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Austria Reluctant to Invite Ukraine into EU by Hélène de Lauzun

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Austria Reluctant to Invite Ukraine into EU

While the accession of Finland and Sweden to NATO is now almost a foregone conclusion, there is still no consensus in the position of European member states with regard to the accession of Ukraine and Moldova to the European Union. Instead, alternative offers are on the table.

On Sunday, June 5th, Austrian Chancellor Karl Nehammer called for granting an intermediate status to these two countries: a halfway resolution between cooperation agreements on the one hand, and full membership to the European Union on the other.

Chancellor Nehammer believes that at a time when fighting is intensifying, with an increasingly uncertain outcome, the question of Ukraine’s membership should not take precedence over other concerns:

Currently, Ukraine is fighting for its political and territorial survival. All our efforts are primarily aimed at ending the Russian war of aggression. In such a phase, a quick full accession to the Union cannot be a pressing issue.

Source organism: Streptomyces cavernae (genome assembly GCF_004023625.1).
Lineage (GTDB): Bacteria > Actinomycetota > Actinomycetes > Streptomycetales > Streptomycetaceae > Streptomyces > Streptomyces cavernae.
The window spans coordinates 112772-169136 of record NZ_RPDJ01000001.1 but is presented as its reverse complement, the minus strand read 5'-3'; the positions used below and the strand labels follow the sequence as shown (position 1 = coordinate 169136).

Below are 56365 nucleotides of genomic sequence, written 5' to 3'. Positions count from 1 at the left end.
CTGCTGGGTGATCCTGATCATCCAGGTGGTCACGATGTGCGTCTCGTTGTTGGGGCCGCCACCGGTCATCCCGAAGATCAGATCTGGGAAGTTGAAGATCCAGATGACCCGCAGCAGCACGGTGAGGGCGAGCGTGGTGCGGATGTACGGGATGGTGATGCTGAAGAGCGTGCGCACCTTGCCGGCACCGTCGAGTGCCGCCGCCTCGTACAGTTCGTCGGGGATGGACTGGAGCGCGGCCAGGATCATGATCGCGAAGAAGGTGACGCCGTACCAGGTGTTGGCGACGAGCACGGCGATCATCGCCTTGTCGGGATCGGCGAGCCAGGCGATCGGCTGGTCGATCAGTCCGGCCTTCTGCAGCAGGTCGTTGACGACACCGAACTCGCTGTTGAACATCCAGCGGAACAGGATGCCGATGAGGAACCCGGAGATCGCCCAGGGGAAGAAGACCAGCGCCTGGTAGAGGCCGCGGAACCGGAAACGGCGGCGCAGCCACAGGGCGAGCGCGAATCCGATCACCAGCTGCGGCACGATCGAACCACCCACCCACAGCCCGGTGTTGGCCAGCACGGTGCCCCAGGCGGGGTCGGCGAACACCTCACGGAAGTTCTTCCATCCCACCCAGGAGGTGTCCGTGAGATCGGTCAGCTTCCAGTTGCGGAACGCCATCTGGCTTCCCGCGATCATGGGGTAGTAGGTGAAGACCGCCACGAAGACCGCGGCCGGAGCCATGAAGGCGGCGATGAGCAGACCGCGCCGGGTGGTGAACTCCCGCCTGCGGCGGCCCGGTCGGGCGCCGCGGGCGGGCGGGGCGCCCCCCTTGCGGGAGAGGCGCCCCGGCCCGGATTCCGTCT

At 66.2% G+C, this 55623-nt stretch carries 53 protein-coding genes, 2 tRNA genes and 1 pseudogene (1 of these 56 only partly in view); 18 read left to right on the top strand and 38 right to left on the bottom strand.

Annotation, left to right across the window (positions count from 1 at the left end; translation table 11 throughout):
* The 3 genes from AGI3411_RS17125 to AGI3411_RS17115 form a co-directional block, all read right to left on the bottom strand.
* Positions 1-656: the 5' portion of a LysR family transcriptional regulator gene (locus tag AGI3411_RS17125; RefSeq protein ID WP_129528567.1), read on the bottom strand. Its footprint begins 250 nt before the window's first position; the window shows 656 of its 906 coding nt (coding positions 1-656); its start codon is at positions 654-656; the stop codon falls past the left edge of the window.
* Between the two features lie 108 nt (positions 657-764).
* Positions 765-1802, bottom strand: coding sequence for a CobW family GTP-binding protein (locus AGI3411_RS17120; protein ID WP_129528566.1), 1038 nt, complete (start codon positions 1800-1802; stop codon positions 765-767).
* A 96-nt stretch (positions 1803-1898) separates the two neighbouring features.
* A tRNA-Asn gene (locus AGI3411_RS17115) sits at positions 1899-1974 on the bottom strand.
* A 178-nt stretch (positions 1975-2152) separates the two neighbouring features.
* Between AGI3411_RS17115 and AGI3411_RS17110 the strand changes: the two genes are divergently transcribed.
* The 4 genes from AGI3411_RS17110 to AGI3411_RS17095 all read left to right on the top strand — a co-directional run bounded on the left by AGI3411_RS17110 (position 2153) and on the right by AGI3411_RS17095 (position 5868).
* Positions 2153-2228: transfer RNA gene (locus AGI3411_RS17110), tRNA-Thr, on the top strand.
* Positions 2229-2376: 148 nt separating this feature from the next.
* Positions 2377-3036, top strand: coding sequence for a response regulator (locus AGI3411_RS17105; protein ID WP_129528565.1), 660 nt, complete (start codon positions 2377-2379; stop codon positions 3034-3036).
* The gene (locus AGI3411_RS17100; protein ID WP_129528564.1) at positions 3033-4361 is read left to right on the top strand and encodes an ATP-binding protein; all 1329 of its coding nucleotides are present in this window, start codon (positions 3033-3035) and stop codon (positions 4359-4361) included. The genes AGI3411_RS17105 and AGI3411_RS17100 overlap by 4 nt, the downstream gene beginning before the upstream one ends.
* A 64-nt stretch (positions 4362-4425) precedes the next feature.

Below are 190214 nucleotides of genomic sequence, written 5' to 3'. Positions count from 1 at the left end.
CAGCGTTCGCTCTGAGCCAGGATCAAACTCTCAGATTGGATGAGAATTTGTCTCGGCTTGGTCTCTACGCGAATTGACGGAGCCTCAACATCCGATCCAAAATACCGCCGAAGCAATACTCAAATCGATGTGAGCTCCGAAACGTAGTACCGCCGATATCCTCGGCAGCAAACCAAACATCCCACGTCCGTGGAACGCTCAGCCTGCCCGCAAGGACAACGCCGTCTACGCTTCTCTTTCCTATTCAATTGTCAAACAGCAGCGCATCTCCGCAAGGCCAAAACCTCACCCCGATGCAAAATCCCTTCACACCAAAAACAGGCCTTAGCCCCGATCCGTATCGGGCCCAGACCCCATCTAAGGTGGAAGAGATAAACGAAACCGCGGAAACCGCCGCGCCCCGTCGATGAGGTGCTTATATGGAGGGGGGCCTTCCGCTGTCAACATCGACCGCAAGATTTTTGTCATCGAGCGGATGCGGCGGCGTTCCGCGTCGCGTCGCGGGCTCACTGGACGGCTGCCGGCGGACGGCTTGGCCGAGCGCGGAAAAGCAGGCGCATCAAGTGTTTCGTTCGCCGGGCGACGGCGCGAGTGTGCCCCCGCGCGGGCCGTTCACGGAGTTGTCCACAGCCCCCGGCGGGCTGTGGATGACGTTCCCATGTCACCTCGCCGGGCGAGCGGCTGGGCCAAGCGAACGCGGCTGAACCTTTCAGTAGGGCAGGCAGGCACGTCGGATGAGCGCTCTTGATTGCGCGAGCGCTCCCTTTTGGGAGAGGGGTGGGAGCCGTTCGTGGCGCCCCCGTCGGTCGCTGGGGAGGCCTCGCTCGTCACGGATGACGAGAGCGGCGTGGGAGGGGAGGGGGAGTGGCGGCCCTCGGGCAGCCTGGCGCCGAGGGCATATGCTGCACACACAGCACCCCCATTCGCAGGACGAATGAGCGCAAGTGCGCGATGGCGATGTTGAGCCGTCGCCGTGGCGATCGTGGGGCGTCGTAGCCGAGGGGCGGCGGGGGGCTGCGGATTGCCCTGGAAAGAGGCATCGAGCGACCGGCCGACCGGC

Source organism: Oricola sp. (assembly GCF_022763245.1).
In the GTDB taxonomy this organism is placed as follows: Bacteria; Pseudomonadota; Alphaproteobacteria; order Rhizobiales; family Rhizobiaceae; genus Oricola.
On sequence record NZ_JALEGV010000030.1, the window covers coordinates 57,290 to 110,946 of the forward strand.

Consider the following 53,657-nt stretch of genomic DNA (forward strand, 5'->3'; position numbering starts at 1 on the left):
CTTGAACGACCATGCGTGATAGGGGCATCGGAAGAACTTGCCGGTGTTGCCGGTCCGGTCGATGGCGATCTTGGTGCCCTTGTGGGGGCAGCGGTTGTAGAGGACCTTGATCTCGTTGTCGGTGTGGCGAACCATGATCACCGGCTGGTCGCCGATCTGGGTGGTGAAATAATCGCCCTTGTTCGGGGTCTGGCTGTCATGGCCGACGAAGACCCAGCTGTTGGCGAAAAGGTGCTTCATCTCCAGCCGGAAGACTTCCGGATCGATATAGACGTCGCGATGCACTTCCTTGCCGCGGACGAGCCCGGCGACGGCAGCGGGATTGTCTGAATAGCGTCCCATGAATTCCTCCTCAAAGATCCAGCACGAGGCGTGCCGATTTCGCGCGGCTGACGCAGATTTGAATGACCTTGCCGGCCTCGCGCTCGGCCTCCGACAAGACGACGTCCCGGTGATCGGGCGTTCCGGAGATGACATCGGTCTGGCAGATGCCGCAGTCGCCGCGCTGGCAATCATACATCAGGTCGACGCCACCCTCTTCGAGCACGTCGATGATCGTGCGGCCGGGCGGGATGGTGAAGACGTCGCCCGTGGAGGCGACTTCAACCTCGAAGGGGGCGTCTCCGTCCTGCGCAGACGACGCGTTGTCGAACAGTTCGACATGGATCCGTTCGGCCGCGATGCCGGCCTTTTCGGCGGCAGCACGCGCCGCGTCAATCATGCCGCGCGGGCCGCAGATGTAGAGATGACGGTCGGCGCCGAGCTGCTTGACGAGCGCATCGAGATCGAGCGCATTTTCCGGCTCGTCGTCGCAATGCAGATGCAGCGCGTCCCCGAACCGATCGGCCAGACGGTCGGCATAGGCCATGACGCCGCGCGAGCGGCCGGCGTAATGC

Voicing his opinion in a discussion often accompanied by passion and outbursts, Nehammer called for wisdom and moderation. He believes that “emotion” should not be used as a guide for making such serious decisions. In his view, Ukraine’s rapid accession to member state status “is not realistic.”

He could all the more afford to insist on a timeframe because his own country, Austria, had gone through a long process of joining the European Union after the signing of the state treaty and subsequent declaration of neutrality in 1955. Austria only acquired member state status after a 40-year process—completed in 1995.

Nehammer said he was in line with French President Emmanuel Macron, who is advocating for the creation of a community that would bring together states wishing to strengthen their ties with the European Union, without being members themselves.

The Ukrainian authorities disapprove of this prospect. Foreign Minister Dmytro Kuleba says he is tired of “special solutions” that are temporary and incomplete, and affirms his desire for Ukraine to become a full member of Europe. The creation of a parallel community is an unsatisfactory solution for Ukraine, and refuses to allow Ukraine to be treated as a “second-class” state.

He denounced a “strategic ambiguity” on the part of certain European countries, which has weighed on Ukraine’s shoulders for too long and which, in his view, has fuelled Russia’s ambitions against his country. 

Hélène de Lauzun studied at the École Normale Supérieure de Paris. She taught French literature and civilization at Harvard and received a Ph.D. in History from the Sorbonne. She is the author of Histoire de l’Autriche (Perrin, 2021).

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